Others are much the opposite, though. Many narcissists pride themselves on being expert lovers who can give a partner multiple orgasms and the best experience of their lives. The only downside to this is that narcissists might expect their partners to rhapsodize over their lovemaking skill, and may even prompt partners to discuss this in awkward detail. Even providing oral sex for a partner is still all about the narcissist’s own ego. Continue reading How Narcissists Act in Bed Might Surprise You
Being diagnosed with HIV is no longer the end of a life. For those with access to appropriate treatment, being HIV positive is the beginning of a life with different challenges.
As a psychotherapist, I have seen how these challenges affect the mental health of those who live with HIV. Using my experience, I outlined the mental health issues these people tend to deal with. By learning about them, you can — if you live with HIV — improve your mental health or more effectively support people who live with HIV. Continue reading The Mental Health Issues People Living with HIV Deal With
You think you have all the time in the world. When you’re ready to get pregnant it will just happen.
People don’t talk about the difficulty that can accompany pregnancy. They assume it will be easy because people rarely mention infertility. No one thinks of the possibility that it could take years to get pregnant. They don’t consider the thousands upon thousands of dollars they could spend trying to get pregnant. You might not consider the toll infertility could have on most if not all the relationships in your life.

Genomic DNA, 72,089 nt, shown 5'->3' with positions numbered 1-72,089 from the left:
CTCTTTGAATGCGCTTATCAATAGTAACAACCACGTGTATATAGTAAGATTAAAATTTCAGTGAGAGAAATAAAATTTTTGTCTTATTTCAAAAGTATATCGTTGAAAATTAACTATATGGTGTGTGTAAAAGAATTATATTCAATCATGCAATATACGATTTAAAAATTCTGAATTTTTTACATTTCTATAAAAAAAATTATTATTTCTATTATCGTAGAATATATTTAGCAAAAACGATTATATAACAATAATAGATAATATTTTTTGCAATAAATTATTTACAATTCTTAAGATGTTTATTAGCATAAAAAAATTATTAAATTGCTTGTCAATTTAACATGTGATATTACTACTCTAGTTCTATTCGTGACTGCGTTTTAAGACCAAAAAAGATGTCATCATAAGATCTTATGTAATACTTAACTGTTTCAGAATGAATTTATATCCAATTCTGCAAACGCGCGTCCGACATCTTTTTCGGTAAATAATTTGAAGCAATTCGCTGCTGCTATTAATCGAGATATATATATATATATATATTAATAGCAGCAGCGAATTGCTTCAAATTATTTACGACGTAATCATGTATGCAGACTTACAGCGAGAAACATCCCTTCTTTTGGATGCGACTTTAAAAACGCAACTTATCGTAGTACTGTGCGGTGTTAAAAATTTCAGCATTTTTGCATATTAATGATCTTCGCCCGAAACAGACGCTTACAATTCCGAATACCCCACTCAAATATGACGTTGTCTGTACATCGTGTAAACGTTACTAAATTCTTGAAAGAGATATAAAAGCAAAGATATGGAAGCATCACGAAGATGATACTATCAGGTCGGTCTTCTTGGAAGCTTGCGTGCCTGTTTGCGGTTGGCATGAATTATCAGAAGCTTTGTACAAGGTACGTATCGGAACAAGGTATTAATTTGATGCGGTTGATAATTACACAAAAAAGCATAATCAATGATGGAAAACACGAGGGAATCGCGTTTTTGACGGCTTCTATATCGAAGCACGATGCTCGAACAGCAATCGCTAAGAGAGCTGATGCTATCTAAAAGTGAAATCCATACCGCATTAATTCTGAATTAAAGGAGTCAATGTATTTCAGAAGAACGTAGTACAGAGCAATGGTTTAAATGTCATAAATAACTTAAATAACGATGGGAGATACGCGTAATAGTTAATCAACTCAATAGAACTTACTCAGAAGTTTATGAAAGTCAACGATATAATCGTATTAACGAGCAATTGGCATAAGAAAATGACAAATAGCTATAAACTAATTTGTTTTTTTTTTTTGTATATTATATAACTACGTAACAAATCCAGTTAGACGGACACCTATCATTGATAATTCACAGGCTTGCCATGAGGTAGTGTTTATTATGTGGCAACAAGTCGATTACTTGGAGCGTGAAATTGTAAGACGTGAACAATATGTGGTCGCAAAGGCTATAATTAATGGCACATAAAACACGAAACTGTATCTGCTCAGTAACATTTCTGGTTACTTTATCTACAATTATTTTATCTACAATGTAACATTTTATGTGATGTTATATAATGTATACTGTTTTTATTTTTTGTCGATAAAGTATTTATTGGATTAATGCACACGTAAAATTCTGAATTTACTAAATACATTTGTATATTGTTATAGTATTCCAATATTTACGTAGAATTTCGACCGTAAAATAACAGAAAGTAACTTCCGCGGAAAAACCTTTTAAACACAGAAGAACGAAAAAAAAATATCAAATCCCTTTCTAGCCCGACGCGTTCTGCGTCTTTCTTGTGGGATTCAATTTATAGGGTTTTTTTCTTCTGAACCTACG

If you’re struggling to cope with infertility, you are not alone. Continue reading Infertility: Everything You Need to Know to Cope
Sparks fly and bodies meld when you’re having great sex. But what happens when it cools and morphs into a routine?
Sexual intimacy presents an opportunity for great connectivity, self discovery, pleasure and vivacity. But it can also be a source of loss, pain, fear and vulnerability. The typical reaction to these sides of sex is to withdraw and create walls.
What if instead, you chose to open up to the barriers you are hitting, including your own self-doubt or shame, fear of loss, long-term doubts about the relationship, or the jealousy and comparisons with past partners? Introspection and perpetual striving for new ways to connect and explore your essence as a sexual being, and that of your partner, is the key to increased intimacy and better sex.
Here are a few key mechanisms to maximize healthy sexuality, intimacy, connection and passion in deliberate and fun ways. Continue reading Has Your Sex Life Simmered Down? Here’s How to Reignite The Passion